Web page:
The following is an excerpt from Mark Joseph Stern | October 25, 2017 | Slate.com |
Over the past five days, Judge Patricia Millett performed the judicial equivalent of a triple axel. Millett, who sits on the U.S. Court of Appeals for the District of Columbia Circuit, first dissented from a decision by a three-judge panel delaying an undocumented minor’s abortion. Her dissent was so powerful that when the full D.C. Circuit eventually reversed the panel’s ruling, it did nothing more than explain in a single paragraph that Millett had it right. The judge then took a well-earned victory lap, penning a trenchant concurrence that excoriated her conservative colleague’s anti-abortion, anti-immigrant casuistry. Her brilliant performance secured a vulnerable young woman’s right to bodily autonomy. It should also earn Millett a spot at the very top of the Supreme Court shortlist the next time a Democratic president gets tasked with making a selection.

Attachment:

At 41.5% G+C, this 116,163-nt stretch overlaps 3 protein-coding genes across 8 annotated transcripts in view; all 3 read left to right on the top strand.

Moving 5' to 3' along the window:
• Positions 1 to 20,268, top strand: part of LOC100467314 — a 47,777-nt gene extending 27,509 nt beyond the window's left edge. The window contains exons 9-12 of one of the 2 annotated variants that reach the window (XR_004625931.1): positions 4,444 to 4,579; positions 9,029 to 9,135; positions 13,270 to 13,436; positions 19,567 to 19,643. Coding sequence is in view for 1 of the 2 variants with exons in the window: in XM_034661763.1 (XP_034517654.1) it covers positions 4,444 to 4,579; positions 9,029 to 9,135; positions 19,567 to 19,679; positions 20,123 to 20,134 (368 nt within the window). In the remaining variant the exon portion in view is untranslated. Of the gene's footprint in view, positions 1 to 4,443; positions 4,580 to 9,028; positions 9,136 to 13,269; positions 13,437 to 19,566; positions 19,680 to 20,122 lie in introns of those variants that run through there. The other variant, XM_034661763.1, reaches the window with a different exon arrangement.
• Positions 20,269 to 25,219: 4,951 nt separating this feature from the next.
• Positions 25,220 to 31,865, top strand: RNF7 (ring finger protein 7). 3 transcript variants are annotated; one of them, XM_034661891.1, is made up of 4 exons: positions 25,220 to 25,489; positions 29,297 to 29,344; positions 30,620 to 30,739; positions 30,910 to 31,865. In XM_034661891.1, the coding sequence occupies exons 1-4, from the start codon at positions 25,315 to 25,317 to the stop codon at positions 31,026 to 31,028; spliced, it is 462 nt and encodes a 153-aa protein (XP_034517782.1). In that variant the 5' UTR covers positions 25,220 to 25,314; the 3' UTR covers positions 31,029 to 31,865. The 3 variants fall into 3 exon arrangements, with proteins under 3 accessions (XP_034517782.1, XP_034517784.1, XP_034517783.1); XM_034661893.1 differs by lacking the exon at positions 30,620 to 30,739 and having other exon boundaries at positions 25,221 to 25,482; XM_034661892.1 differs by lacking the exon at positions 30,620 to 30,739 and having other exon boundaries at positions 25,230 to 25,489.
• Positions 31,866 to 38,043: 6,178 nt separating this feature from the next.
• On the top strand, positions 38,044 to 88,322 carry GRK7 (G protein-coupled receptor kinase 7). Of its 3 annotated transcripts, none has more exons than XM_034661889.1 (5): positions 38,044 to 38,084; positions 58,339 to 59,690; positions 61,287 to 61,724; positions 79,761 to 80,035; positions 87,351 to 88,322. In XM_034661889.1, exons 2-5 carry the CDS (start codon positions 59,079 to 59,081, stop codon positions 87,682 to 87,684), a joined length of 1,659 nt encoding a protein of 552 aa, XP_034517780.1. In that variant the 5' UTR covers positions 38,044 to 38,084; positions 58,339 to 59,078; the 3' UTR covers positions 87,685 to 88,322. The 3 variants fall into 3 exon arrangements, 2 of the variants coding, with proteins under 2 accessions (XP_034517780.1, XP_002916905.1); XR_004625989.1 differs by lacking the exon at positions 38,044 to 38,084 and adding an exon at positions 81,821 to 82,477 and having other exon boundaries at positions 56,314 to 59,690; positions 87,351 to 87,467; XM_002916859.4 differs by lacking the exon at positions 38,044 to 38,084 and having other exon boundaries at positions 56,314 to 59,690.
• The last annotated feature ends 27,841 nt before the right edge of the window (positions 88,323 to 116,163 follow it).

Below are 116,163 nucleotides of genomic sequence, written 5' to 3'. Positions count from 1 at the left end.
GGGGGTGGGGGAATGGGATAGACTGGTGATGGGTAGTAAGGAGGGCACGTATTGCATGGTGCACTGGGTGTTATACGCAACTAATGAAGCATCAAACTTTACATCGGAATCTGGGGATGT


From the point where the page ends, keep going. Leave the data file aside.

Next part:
Even before Millett’s recent triumph, the 54-year-old judge was widely recognized as a Supreme Court contender. Her resume is sterling: She graduated from Harvard Law, clerked on the 9th U.S. Circuit Court of Appeals, and worked at the Department of Justice preparing and arguing appellate cases. She then served as an assistant to the solicitor general, ultimately arguing 25 cases before the Supreme Court. Millett then took a job at the prestigious firm Akin Gump in 2007 and continued to argue before the justices. In June 2013, President Barack Obama nominated her, along with Robert L. Wilkins and Nina Pillard, to the D.C. Circuit. That December, Democrats eliminated the filibuster for lower-court nominees in order to confirm the trio.
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